In a fair and just world, the only way to build wealth is to generate value for others.
If you can enhance the subjective well-being of someone — either through your direct labour or by producing a good they desire — you can demand payment. Either in kind, or more likely money; that wonderful, civilisation-unlocking technology that has allowed human cooperation and coordination to scale to immense, world-dominating proportions.
The same is true for companies, which are just legal entities under which humans collaborate in pursuit of a common goal. Those that succeed do so because they deliver genuine value to their customers. Sure, you might be able to fool people for a time, but for any enduring prosperity there must be true value creation.
The more value a business provides, relative to competing alternatives, the more pricing power it will enjoy, and the more profit it will generate.
This is probably not an especially illuminating insight, but it is one that can be easy for investors to overlook. And it should be fundamental to any due diligence.
To invert things; if you can’t understand a company’s value proposition, and how that can be delivered in an economically accretive manner, you should probably avoid investing in it.
Of course, here in the real world, which is far from fair and just, there are other ways to build wealth for yourself, and they can be far more expedient than the laborious process of improving the welfare of others.
Theft and grift are the obvious candidates, but things don’t need to be so obviously nefarious. When it comes to equity markets, people long ago worked out that instead of delivering actual value, it’s far easier just to make a promise of future value — so long as you can cash out before you ever need to make good on that pledge.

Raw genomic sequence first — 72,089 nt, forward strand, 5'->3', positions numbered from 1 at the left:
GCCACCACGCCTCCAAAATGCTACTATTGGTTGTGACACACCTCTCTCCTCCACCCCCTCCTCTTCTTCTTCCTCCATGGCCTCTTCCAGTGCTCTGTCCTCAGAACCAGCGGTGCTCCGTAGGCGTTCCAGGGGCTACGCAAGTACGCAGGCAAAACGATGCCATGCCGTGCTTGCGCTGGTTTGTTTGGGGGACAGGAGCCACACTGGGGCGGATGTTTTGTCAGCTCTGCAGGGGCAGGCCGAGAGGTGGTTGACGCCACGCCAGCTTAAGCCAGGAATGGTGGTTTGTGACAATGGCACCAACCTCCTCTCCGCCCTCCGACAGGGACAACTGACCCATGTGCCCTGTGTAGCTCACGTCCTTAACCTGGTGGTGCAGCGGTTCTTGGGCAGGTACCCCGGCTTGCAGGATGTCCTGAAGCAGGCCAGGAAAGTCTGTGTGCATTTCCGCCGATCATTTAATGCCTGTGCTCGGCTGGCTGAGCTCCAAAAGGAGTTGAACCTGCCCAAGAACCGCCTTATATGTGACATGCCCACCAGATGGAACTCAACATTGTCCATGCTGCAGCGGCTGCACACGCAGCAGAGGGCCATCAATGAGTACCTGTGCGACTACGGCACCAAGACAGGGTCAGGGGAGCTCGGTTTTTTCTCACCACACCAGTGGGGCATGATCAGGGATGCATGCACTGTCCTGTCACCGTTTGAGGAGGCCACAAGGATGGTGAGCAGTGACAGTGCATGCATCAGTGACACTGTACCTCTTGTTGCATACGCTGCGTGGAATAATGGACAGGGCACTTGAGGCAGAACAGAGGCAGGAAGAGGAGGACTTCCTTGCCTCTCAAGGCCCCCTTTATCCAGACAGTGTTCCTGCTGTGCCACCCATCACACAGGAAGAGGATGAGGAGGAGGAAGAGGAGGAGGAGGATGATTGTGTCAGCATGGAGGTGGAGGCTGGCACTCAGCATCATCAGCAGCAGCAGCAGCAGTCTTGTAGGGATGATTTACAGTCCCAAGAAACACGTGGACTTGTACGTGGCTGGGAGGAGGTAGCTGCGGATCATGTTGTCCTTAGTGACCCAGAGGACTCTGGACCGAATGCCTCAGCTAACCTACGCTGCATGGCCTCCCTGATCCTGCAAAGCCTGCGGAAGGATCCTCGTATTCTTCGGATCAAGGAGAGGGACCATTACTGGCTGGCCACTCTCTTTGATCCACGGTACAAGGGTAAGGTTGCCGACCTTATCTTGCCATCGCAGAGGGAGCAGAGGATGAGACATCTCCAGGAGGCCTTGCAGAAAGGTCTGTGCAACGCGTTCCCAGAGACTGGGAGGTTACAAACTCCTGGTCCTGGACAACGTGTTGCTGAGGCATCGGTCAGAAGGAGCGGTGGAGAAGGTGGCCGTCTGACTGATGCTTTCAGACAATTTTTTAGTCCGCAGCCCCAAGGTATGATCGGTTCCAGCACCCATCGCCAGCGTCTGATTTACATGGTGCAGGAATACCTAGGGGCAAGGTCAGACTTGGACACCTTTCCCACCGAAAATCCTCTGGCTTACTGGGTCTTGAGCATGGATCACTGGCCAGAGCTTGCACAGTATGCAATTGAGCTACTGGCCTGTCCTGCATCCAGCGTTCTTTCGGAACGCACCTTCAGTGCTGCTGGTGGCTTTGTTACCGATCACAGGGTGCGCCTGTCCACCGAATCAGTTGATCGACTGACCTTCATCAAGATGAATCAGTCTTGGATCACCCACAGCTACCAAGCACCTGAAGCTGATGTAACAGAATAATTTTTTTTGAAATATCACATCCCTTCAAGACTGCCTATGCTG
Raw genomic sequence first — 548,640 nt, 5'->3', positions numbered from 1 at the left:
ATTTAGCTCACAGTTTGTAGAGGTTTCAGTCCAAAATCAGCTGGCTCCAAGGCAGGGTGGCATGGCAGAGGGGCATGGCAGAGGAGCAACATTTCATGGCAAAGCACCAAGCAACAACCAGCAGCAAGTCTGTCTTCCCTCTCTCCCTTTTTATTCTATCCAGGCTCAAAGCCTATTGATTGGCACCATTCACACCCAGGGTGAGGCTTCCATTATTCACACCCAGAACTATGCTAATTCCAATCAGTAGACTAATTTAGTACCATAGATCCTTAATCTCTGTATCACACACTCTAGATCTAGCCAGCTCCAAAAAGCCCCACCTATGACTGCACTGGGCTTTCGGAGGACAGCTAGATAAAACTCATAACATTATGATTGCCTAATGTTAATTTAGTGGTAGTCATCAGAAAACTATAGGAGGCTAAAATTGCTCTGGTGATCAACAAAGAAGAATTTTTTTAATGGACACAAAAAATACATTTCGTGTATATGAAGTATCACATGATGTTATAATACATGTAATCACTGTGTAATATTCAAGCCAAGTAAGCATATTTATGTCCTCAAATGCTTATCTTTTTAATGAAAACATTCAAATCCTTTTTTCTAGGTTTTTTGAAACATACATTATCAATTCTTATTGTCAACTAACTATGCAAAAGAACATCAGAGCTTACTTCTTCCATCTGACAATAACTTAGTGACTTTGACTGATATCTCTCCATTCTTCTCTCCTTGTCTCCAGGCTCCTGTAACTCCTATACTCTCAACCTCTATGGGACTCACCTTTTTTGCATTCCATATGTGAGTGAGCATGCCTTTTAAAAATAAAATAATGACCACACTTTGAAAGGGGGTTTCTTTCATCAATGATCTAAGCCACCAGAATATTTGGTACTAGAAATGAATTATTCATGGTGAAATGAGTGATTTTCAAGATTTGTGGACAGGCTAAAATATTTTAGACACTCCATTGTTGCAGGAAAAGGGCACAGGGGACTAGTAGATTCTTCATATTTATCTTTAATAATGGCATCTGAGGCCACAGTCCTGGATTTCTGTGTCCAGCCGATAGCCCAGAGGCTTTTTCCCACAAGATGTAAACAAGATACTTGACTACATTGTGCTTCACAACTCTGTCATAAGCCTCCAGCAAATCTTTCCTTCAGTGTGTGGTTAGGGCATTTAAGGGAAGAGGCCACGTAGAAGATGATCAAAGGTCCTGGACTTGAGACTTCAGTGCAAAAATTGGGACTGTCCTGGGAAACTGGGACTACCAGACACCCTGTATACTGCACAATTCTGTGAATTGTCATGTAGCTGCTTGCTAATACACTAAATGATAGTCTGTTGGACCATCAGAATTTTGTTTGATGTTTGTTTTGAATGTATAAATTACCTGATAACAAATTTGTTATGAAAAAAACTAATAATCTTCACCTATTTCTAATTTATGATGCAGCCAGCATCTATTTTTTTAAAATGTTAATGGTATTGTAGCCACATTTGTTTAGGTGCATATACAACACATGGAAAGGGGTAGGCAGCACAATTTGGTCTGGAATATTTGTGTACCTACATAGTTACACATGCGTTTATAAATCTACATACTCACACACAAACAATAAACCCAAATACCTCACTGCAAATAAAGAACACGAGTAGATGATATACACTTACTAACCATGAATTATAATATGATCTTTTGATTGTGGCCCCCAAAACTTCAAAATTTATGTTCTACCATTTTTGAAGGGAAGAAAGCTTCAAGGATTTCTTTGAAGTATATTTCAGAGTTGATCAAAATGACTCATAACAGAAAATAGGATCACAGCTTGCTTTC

The market may be a weighing machine in the long run, but in the short run it’s a voting machine. And for a lot of players in financial markets, the short term is all that matters.
Little wonder, then, why so many companies devote considerable resources towards ‘investor relations’. It’s not necessarily so insiders can “pump and dump” (which is, after all, highly illegal), but rather due to the simple reality that a higher share price reduces the cost of capital, and access to cheap capital is a competitive advantage.
And if you just so happen to be able to facilitate a raise or similar, well, there’s a decent fee you can charge for that.
Needless to say, a higher share price also goes a long way in helping to justify a bigger salary for senior management, not to mention unlocking those juicy short-term bonuses. It sure doesn’t hurt the ego either.
To be fair, a lot of the hype from company insiders can be well intentioned. The prizes these companies are chasing are often legitimately exciting and it’s not a bad thing if management are enthusiastic about the potential. Indeed, many of the most successful companies out there are run by people who dared to dream big, and could motivate employees and investors with ambitious goals.
But we also know that most businesses tend to fail, eventually. Not because a con is exposed — though that is sometimes the case — but because the gladiatorial arena of capitalism is ruthless and unforgiving. Usually it is the most ambitious that fall hardest.
Anyway, the point of all this is not to fill you with cynicism, but rather to remind you of the incentives at play. And the incentives for the various middlemen in this game tend to be very different to what we’d like them to be.
There’s no point in trying to work out if shares are good value if you don’t first understand exactly what value the underlying company is itself delivering, or likely to deliver in the not-too-distant future. And you need to work this out for yourself, with a healthy dose of scepticism, rather than rely on what many in the financial services space want you to believe.
The reality is, most actors in this space (although certainly not all) are far more concerned with generating a fee for themselves today, rather than building enduring wealth for you tomorrow.
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